BDV=((RAYMAX+1)×Z)/2 92.

It is to be stressed that the BDV value is always rounded down to the closest integer value. Thus, the BDV 61.5 for the 4/6 and 5/6 sets, calculated above, is rounded down to 61. Alternatively, the player may program in any arbitrary BDV value 94. However, in such a situation, the size of the resultant combination set will not be minimized.

The subroutine then selects a starting number combination PICK 96. The starting number combination is preferably the first number in the set which matches the BDV criteria. However, the player may key in an arbitrary number combination to serve as the staring PICK 98, even a value which is mathematically impossible (such as a value below 21 in a Pick 6 lottery).

The Pick 5 subroutine, illustrated in FIG. 11, is similar to the Pick 6 subroutine. As with the Pick 6 subroutine, the algorithm initially inputs the size of the number set RAYMAX 84 (e.g. 40) and the desired prize level MINVAL 86, e.g. 1/5, 2/5, 3/5, 4/5. If the value of MINVAL is 1/5 or 2/5 (1,2), the BDV is determined by the formula:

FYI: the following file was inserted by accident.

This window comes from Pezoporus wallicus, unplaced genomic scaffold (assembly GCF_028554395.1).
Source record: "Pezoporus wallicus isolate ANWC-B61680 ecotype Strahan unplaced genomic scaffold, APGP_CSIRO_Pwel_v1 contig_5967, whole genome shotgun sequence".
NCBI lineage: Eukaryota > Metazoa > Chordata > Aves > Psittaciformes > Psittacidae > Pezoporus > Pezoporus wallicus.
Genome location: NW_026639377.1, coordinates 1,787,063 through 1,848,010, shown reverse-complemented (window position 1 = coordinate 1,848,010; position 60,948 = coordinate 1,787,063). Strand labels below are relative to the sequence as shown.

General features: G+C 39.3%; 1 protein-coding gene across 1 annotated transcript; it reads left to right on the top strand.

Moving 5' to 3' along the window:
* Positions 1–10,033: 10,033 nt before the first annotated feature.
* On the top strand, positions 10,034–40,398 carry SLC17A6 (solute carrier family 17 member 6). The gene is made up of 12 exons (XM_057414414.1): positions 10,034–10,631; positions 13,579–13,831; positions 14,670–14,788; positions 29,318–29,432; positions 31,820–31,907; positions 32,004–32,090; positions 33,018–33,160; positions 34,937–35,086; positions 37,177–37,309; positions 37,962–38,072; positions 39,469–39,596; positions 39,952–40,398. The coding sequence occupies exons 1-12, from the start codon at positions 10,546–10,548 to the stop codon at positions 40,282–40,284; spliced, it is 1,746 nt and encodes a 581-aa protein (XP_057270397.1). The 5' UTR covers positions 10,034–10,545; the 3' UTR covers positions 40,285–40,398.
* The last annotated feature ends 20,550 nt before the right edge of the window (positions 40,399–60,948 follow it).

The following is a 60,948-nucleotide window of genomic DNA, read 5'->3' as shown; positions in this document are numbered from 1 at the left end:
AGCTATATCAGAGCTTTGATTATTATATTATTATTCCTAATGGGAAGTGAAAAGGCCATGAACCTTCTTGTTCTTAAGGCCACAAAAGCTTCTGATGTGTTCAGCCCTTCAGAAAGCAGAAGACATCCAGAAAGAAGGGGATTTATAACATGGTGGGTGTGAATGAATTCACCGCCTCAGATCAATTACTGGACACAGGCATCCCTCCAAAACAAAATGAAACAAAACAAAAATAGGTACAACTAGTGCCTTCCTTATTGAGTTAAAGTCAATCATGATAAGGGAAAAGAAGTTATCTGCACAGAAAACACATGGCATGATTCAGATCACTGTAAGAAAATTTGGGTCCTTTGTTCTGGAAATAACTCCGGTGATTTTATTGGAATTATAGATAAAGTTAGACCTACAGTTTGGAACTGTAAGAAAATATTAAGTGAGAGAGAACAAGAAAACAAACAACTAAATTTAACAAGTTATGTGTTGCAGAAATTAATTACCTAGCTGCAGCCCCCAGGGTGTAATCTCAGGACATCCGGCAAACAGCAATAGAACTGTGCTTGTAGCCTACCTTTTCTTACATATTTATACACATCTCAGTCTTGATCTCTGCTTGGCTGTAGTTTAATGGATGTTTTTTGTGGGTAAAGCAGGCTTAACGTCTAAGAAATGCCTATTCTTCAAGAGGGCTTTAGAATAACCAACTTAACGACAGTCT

BDV=(RAYMAX+1)×Z100.

It will be apparent that this value corresponds to the average BDV for the number set. For a 3/5 or 4/5 combination (MIV=3 or 4), the value of BDV is determined using the formula:

BDV=((RAYMAX+1)×Z)/2 102.

As with the Pick 6 subroutine, any arbitrary BDV value can be selected. Moreover, as with the Pick 6 subroutine, after the BDV value is input, an initial seed number PICK 104 is input. This number may represent an initial value which meets the BVD criterion or an arbitrary number 104a.

The Pick 7 subroutine is set forth in FIG. 13. As with the previous routines, the size of the number set RAYMAX 84 is entered (e.g. 40). Next, the minimum desired prize level MINVAL 86 is input. If a 1/7, 2/7, or 3/7 winning combination is desired, BDV is set by the formula;